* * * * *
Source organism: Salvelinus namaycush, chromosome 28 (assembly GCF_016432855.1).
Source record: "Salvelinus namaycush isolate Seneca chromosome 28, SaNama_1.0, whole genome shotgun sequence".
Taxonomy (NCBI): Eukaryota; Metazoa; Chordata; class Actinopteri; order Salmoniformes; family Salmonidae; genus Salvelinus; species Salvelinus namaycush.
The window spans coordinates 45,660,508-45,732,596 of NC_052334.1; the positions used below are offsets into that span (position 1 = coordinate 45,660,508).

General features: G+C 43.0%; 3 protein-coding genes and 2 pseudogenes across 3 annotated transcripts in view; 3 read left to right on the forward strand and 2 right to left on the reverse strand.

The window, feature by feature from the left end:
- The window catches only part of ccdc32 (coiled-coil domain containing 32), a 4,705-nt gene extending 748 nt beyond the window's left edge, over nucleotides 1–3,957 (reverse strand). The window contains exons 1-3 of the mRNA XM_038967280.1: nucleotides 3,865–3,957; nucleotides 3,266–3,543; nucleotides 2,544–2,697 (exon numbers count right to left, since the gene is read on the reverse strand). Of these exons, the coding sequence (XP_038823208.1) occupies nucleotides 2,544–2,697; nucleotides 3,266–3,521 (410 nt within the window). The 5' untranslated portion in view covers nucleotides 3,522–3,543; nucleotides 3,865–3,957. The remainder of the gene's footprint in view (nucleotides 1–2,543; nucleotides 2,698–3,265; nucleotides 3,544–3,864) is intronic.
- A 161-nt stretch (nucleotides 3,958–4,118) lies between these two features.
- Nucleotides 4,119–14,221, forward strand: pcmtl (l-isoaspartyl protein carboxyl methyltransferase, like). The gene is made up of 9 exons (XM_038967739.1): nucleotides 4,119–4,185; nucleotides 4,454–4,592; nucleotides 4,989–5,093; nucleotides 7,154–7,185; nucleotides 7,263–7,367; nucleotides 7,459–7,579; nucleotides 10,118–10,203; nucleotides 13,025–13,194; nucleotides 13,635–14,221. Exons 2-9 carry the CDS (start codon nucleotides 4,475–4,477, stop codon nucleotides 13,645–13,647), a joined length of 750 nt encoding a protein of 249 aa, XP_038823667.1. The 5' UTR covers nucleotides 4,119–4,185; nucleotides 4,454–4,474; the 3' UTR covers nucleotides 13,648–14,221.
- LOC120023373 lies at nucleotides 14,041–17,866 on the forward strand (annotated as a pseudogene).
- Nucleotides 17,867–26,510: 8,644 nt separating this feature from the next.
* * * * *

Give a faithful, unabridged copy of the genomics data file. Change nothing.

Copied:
Source organism: Salvelinus namaycush, chromosome 28 (assembly GCF_016432855.1).
Source record: "Salvelinus namaycush isolate Seneca chromosome 28, SaNama_1.0, whole genome shotgun sequence".
Taxonomy (NCBI): Eukaryota; Metazoa; Chordata; class Actinopteri; order Salmoniformes; family Salmonidae; genus Salvelinus; species Salvelinus namaycush.
The window spans coordinates 45,660,508-45,732,596 of NC_052334.1; the positions used below are offsets into that span (position 1 = coordinate 45,660,508).

General features: G+C 43.0%; 3 protein-coding genes and 2 pseudogenes across 3 annotated transcripts in view; 3 read left to right on the forward strand and 2 right to left on the reverse strand.

The window, feature by feature from the left end:
- The window catches only part of ccdc32 (coiled-coil domain containing 32), a 4,705-nt gene extending 748 nt beyond the window's left edge, over nucleotides 1–3,957 (reverse strand). The window contains exons 1-3 of the mRNA XM_038967280.1: nucleotides 3,865–3,957; nucleotides 3,266–3,543; nucleotides 2,544–2,697 (exon numbers count right to left, since the gene is read on the reverse strand). Of these exons, the coding sequence (XP_038823208.1) occupies nucleotides 2,544–2,697; nucleotides 3,266–3,521 (410 nt within the window). The 5' untranslated portion in view covers nucleotides 3,522–3,543; nucleotides 3,865–3,957. The remainder of the gene's footprint in view (nucleotides 1–2,543; nucleotides 2,698–3,265; nucleotides 3,544–3,864) is intronic.
- A 161-nt stretch (nucleotides 3,958–4,118) lies between these two features.
- Nucleotides 4,119–14,221, forward strand: pcmtl (l-isoaspartyl protein carboxyl methyltransferase, like). The gene is made up of 9 exons (XM_038967739.1): nucleotides 4,119–4,185; nucleotides 4,454–4,592; nucleotides 4,989–5,093; nucleotides 7,154–7,185; nucleotides 7,263–7,367; nucleotides 7,459–7,579; nucleotides 10,118–10,203; nucleotides 13,025–13,194; nucleotides 13,635–14,221. Exons 2-9 carry the CDS (start codon nucleotides 4,475–4,477, stop codon nucleotides 13,645–13,647), a joined length of 750 nt encoding a protein of 249 aa, XP_038823667.1. The 5' UTR covers nucleotides 4,119–4,185; nucleotides 4,454–4,474; the 3' UTR covers nucleotides 13,648–14,221.
- LOC120023373 lies at nucleotides 14,041–17,866 on the forward strand (annotated as a pseudogene).
- Nucleotides 17,867–26,510: 8,644 nt separating this feature from the next.